Education is often called the great equalizer, something that levels the playing field for those from different socio-economic backgrounds and can enable individuals and families to break the cycle of poverty. But sometimes our system can reinforce social inequalities, particularly if those from low-income or disadvantaged backgrounds are excluded from participating to the same degree as their more affluent counterparts.
The importance of education in creating a more equitable and just society is why access to education for underrepresented groups remains an important advocacy priority for OUSA. While we’ve written about low-income, rural and northern, Aboriginal students, students with dependants, and first generation students on this blog, rarely do those on social assistance get discussed in the context of access to post-secondary education. Recently, the Ontario government established the Commission for the Review of Social Assistance in Ontario with the specific goal of making recommendations that “reduce barriers and support people’s transition into, and attachment, within the labour market.” Yet many individuals on Ontario’s two social assistance programs – Ontario Works (OW) and the Ontario Disability Support Program (ODSP) – lack the educational credentials necessary to obtain steady employment. In fact, individuals on ODSP and OW are less than half as likely to hold a post-secondary credential as the Ontario population as a whole.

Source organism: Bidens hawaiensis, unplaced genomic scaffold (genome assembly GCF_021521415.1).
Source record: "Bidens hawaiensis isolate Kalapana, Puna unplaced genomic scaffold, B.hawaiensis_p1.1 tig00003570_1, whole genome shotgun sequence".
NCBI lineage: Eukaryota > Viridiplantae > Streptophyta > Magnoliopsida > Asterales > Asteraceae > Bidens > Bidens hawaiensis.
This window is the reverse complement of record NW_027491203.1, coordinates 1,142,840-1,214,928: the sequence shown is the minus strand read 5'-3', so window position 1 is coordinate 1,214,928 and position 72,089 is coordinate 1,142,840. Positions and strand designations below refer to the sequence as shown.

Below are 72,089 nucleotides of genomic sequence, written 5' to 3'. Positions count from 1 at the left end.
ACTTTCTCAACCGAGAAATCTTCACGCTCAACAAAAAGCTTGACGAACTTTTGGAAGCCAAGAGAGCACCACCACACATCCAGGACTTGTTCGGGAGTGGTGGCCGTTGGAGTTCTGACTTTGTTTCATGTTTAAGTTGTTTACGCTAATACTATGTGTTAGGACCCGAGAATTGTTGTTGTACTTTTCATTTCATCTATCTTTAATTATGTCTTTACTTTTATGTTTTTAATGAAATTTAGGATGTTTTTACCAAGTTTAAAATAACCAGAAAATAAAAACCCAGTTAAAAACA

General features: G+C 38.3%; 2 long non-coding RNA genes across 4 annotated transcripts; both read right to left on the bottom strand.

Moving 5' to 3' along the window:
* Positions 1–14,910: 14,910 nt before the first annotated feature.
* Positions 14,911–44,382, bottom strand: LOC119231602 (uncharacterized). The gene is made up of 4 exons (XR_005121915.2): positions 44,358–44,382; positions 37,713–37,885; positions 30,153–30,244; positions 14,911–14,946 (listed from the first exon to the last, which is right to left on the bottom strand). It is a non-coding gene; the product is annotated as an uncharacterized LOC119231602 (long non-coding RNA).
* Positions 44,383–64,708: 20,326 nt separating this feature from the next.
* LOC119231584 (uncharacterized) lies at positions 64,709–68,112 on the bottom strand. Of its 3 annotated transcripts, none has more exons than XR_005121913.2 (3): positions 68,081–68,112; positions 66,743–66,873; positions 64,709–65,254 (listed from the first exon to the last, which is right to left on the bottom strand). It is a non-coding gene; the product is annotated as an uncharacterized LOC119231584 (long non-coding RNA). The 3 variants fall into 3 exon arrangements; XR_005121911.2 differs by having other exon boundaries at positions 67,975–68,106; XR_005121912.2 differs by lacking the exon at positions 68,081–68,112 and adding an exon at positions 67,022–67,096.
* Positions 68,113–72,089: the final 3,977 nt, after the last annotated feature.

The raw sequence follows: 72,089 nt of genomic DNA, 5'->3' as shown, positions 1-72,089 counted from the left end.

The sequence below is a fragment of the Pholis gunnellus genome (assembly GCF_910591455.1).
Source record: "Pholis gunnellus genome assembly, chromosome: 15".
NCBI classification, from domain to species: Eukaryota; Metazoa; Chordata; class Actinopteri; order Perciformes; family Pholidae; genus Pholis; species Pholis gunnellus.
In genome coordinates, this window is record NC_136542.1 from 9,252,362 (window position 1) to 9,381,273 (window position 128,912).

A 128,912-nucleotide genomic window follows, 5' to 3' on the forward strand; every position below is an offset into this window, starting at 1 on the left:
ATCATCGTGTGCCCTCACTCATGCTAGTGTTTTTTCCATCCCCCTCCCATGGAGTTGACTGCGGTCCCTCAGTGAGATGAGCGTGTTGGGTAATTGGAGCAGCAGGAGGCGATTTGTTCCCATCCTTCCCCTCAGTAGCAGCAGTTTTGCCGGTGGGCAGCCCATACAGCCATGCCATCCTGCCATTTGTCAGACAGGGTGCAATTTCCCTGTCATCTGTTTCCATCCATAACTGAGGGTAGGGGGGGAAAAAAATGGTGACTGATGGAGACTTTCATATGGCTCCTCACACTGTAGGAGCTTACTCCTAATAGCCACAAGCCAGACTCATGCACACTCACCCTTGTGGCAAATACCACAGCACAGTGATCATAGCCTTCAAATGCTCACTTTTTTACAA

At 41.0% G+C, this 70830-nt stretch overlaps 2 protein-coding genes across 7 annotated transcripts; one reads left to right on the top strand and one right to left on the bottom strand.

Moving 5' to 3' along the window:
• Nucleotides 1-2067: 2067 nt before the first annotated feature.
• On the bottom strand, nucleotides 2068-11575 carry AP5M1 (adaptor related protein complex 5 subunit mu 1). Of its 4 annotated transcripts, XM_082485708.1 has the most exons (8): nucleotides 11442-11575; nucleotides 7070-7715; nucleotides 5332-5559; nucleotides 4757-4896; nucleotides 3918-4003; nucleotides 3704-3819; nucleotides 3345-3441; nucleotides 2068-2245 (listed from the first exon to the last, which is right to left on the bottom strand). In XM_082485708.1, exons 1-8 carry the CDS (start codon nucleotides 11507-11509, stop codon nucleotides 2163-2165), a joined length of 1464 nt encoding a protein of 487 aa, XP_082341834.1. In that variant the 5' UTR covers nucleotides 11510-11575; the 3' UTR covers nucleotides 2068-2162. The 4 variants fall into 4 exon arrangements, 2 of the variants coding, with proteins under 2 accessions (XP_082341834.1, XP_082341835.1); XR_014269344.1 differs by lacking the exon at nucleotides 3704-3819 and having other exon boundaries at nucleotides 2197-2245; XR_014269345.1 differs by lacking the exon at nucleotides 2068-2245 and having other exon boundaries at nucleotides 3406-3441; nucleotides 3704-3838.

In light of the fact that it can often be difficult for individuals on social assistance to transition to college or university studies, OUSA recently put forward a submission to the Commission with recommendations on how to eliminate access barriers for individuals on social assistance, or those living with a family member on social assistance. The recommendations are particularly targeted at the interaction of social assistance with the Ontario Student Assistance Program (OSAP).
Most of the recommendations are simple and low cost, like eliminating the three-month waiting period for income exemption for students living with a family member on Ontario Works. However, we also urge the Commission to consider broader and more sweeping reforms in the long-term to truly remove the barriers of these individuals to transition to post-secondary education and the workforce, including raising assistance rates, increasing the asset limit caps, and better access to free training and education.
We want to thank the Commission for their important work in reviewing Ontario’s social assistance programs, and we look forward to continuing together to create more seamless integration between student assistance and social assistance. While our recommendations are a starting point, there is much more work to be done to improve social assistance in Ontario.
OUSA Research Analyst